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US Treasury Cash Pile Hits Lowest Level Since 2017 As Debt Talks Drag On

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US Treasury Cash Pile Hits Lowest Level Since 2017 As Debt Talks Drag On

While negotiators in Washington struggle to try and hammer out a deal on the statutory debt limit that will be amenable to both sides of politics, the Treasury’s cash balance is dwindling rapidly and the amount of accounting gimmicks that it has up its sleeve to avoid breaching the debt cap is declining.

The Treasury’s cash balance fell to $38.8 billion as of Thursday, the lowest since 2017, according to data published Friday. That’s down from from $49.5 billion a day earlier and $140 billion on May 12. The Treasury’s bank account has been under downward pressure recently because of measures being taken to avoid breaching the $31.4 trillion debt cap.

Meanwhile, the so-called extraordinary measures that Treasury Secretary Janet Yellen is using to avoid the borrowing limit are being exhausted too. As of May 24, the US Treasury had just $67 billion of the special measures left, the department said in a statement Friday. That’s out of a total of $335 billion of authorized measures that were available and is down from around $92 billion on May 17.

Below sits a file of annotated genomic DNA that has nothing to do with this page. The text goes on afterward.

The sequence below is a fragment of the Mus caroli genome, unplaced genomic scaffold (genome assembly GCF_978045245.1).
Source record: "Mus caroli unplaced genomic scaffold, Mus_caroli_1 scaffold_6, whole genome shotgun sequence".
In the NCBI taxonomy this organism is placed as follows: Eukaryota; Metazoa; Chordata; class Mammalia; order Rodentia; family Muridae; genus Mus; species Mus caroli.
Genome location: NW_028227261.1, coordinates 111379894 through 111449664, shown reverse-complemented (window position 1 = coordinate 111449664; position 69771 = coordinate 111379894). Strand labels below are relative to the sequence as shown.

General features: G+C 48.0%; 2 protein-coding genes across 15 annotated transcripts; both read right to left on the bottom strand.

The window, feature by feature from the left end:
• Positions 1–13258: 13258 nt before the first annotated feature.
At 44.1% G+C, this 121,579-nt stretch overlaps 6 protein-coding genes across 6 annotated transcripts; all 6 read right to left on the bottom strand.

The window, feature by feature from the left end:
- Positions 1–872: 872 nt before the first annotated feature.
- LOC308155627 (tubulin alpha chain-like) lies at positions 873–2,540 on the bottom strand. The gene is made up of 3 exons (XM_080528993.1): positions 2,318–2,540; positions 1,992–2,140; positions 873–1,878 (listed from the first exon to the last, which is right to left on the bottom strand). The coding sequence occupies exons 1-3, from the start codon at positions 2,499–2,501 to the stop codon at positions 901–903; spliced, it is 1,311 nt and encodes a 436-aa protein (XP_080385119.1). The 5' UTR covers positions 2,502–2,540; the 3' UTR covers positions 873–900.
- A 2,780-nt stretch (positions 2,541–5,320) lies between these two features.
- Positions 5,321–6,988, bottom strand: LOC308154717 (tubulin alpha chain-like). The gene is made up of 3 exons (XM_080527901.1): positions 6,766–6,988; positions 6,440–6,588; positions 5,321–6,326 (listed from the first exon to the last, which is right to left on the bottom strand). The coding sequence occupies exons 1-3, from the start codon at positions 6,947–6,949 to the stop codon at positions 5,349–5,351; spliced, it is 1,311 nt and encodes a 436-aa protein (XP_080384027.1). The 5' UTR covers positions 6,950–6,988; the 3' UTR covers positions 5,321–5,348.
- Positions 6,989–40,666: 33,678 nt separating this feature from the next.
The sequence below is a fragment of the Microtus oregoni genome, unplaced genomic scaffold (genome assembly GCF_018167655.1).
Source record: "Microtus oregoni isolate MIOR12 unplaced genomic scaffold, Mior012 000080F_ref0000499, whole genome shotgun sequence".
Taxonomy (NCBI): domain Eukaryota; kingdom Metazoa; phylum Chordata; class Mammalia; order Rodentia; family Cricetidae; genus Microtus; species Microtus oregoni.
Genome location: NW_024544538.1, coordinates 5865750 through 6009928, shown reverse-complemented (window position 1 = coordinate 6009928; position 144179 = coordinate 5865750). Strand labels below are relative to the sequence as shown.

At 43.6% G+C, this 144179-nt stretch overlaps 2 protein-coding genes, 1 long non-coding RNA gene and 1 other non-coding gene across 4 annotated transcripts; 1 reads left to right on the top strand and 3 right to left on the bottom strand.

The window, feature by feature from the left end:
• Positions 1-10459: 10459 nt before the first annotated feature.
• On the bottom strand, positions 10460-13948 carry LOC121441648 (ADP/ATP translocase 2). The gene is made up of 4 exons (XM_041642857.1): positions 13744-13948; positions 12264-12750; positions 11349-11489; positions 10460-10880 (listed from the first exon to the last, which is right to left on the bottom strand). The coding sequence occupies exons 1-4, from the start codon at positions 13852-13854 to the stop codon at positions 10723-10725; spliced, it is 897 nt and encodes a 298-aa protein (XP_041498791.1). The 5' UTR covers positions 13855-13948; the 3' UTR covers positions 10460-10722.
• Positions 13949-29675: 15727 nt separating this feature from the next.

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Treasury Secretary Janet Yellen has warned that the government could run short of funds as soon as early June. But there have been signs of progress toward a deal between Republicans and Democrats in Washington, although no agreement just yet.

“In looking at the extraordinary measures and settlements coming next few days, it seems like they’re using up all of it by June 1,” said Deutsche Bank strategist Steven Zeng.

The premium investors demand to hold US paper that’s most at risk of default if Congress and the White House fail to strike a deal continued to retreat Friday, with yields sliding below 6%.

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